DA Who Charged Killer Cops Being Harassed by Other Cops

Here’s a completely unsurprising story. The police in Albuquerque, New Mexico have an absolutely terrible record of misconduct and abuse and the county prosecutor who finally decided to charge two officers who murdered a homeless man is now being harassed by that department in retaliation.

But this isn’t the only way Brandenburg may have paid for her decision to file murder charges. Buried deep in an expansive New Yorker report on Albuquerque’s investigation of police shootings, reporter Rachel Aviv lays out how Brandenburg may have faced other personal pressures aimed at intimidating her out of using her enforcement powers.

As the nation grapples to figure out why cops are so rarely punished for using deadly force, the story of Albuquerque is a window into what can happen when local officials do try to punish their own police for perceived wrongdoing.

Last October, Brandenburg told an attorney for the police union that she was considering filing charges against the cops who killed James Boyd, a homeless schizophrenic man approached by the officers for sleeping in the Albuquerque foothills. “Within weeks, Brandenburg found herself the target of an investigation by the Albuquerque Police Department,” Aviv explains.

The investigation related to theft by Brandenburg’s son, who had stolen money from friends to feed his heroin addiction. Brandenburg had offered to pay back the victims of the theft, and somewhere along the way, police developed a claim that Brandenburg had bribed witnesses related to the case.

A detective working on the case admitted in a recording that the claims were “super-weak — it’s probably not gonna go anywhere,” but “it’s gonna destroy her career.”

I’ve interviewed police officers off the record who were terrified of ever blowing the whistle on other cops. They’ve told me that they know there are officers in their department who routinely engage in misconduct — violating the rights of suspects, planting evidence (usually drugs) on them, physically abusing them — but that they’re too afraid to say anything because they’ll be seen as a traitor and become a target. The thin blue line is real and it covers up an enormous amount of abuse and misconduct.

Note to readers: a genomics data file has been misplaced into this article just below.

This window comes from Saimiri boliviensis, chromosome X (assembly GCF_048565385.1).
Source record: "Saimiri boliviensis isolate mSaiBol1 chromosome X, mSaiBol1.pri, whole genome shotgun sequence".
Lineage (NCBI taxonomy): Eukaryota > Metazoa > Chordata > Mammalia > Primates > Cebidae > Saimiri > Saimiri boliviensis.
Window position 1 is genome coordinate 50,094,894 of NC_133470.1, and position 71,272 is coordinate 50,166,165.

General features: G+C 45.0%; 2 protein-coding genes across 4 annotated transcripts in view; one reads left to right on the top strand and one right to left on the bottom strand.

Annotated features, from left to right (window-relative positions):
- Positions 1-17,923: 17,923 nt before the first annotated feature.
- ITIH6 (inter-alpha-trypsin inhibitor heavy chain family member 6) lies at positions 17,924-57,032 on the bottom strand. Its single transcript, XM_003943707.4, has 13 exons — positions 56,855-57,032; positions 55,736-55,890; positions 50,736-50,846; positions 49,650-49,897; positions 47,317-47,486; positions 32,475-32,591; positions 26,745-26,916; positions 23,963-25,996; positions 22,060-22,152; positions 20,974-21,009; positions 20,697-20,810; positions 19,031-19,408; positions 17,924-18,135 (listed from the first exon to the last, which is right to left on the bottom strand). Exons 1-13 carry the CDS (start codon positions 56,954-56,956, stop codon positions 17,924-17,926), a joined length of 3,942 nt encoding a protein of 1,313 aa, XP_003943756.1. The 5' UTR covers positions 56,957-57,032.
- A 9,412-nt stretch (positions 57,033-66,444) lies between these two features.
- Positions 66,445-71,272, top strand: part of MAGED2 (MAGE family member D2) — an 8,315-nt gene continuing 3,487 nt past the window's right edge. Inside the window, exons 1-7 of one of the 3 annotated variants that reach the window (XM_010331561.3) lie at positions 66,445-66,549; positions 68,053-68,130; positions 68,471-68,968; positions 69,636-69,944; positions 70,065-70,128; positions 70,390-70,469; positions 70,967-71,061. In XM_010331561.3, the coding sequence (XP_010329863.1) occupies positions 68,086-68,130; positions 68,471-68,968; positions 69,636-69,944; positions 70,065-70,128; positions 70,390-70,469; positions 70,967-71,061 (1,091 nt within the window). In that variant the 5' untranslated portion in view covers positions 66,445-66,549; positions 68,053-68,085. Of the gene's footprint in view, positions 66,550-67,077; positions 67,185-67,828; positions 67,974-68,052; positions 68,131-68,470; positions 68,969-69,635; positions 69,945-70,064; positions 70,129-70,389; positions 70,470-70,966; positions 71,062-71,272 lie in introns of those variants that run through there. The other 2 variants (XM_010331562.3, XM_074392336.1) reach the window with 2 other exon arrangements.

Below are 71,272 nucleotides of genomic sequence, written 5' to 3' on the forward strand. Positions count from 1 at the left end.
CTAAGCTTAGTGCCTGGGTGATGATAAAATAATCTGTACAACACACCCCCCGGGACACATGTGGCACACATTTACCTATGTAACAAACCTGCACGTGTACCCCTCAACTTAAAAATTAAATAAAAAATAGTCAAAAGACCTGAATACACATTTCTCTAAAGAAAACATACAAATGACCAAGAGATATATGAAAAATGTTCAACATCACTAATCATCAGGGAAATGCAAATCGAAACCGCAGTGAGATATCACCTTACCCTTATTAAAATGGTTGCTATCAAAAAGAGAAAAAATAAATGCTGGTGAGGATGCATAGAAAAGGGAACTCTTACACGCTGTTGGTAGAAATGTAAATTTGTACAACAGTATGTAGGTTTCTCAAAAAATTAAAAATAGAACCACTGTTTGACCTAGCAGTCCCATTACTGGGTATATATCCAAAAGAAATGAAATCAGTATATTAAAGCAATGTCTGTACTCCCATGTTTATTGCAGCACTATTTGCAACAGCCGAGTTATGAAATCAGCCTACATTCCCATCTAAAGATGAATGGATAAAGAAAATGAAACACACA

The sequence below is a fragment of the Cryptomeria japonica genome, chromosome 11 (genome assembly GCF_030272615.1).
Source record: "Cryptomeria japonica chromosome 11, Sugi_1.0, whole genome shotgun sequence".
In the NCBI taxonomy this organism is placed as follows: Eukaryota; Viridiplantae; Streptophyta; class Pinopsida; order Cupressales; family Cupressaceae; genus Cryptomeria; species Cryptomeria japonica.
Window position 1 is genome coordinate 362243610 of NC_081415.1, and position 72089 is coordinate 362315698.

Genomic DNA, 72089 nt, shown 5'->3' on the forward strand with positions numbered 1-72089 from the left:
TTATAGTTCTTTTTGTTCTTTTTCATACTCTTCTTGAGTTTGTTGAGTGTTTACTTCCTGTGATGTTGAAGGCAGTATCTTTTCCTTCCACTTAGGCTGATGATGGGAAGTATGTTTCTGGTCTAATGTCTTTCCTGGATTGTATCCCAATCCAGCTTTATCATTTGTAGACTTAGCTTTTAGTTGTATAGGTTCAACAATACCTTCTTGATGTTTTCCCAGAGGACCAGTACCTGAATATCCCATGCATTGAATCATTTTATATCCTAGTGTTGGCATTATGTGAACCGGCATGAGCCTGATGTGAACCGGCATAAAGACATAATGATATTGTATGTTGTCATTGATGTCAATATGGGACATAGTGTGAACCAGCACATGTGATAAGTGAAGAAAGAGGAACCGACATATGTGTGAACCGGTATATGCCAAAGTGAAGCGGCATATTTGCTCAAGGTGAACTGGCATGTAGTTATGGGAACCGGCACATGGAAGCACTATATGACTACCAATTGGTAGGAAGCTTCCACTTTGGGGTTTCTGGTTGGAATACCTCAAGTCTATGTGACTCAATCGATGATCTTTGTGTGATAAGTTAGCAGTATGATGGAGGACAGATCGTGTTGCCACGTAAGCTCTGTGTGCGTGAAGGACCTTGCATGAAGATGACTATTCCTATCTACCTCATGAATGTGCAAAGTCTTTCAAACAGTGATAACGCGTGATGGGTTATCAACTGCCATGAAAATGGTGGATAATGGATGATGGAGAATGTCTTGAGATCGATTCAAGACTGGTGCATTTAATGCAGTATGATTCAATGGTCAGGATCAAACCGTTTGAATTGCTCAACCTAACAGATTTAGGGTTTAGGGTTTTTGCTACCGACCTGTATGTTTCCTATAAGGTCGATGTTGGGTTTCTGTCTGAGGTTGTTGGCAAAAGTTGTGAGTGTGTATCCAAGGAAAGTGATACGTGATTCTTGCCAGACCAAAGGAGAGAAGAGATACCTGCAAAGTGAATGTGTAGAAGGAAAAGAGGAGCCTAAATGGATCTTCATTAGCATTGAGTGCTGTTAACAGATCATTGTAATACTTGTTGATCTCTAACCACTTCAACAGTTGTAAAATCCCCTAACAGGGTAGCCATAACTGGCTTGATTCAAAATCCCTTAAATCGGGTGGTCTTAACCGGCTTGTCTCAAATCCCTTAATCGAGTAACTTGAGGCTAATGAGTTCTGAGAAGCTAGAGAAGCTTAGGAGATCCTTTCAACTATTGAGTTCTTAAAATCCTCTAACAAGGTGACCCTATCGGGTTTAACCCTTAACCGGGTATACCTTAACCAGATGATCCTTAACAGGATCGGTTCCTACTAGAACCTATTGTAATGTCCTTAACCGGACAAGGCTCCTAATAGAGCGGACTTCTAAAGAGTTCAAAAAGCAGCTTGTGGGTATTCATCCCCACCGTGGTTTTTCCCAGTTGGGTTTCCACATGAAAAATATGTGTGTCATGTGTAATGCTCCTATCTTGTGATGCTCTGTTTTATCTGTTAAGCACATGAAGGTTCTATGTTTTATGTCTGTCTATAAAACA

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  • dugglebogey

    This is the reason why it is very unlikely for prosecutors in places like Ferguson to actually try to get an indictment against police officers. Not only do they work directly with the police, they know that they are likely to face harassment and retaliation from the other cops in the area.

  • marcus

    I guess that does help partly explain the reliance on grand juries, i.e., plausible deniability .

  • http://en.uncyclopedia.co/wiki/User:Modusoperandi Modusoperandi

    Look, nobody’s saying that the police are perfect, but we have to allow them some wiggle room. I mean, they work hard everyday, planting evidence on people, strangling them to death, repeatedly tazing them to death, shooting them to death, or fighting to ensure they and theirs receive no comeuppance; all to Keep Us Safe.

  • D. C. Sessions

    Oh, wow. They threatened a Joe Arpaio investigation to intimidate her?

    She’s lucky that she wasn’t fatally shot while attempting to run down a cop with her car.

  • kantalope

    She’s lucky she wasn’t shot for lurking with intent!

  • mkoormtbaalt

    The police have insulated themselves within society. This thin blue line is your run of the mill tribalism. They say, “We’re the cops and we have to protect ourselves from THEM” where them is anyone who isn’t or wasn’t a cop. Before we can get cops to turn one another in for wrong doing and to stop pursuing those who do try to bring justice to police departments, we have to assimilate them into the communities. It’s not the cop and the community, it is just the community.

  • caseloweraz

    One word: Serpico

  • abb3w

    Quis custodiet ipsos custodes….

  • Artor

    And this is why there are practically no good cops. They enable this shit, even when they know it’s going on all around them. I don’t believe every cop is a psychopath, but there seems to be enough of them that look out for the psychopaths, that the rare conscientious cop can’t speak out without fear for their career or their life.

  • laurentweppe

    This is the reason why it is very unlikely for prosecutors in places like Ferguson to actually try to get an indictment against police officers. Not only do they work directly with the police, they know that they are likely to face harassment and retaliation from the other cops in the area.

    France has “depaysement” procedures: When the local context makes it impossible for courts to judge serenely an affair, it is transferred to magistrates in another, distant court, which among other things makes harassing them and their family much harder.

  • equisetum

    Another word: Schoolcraft.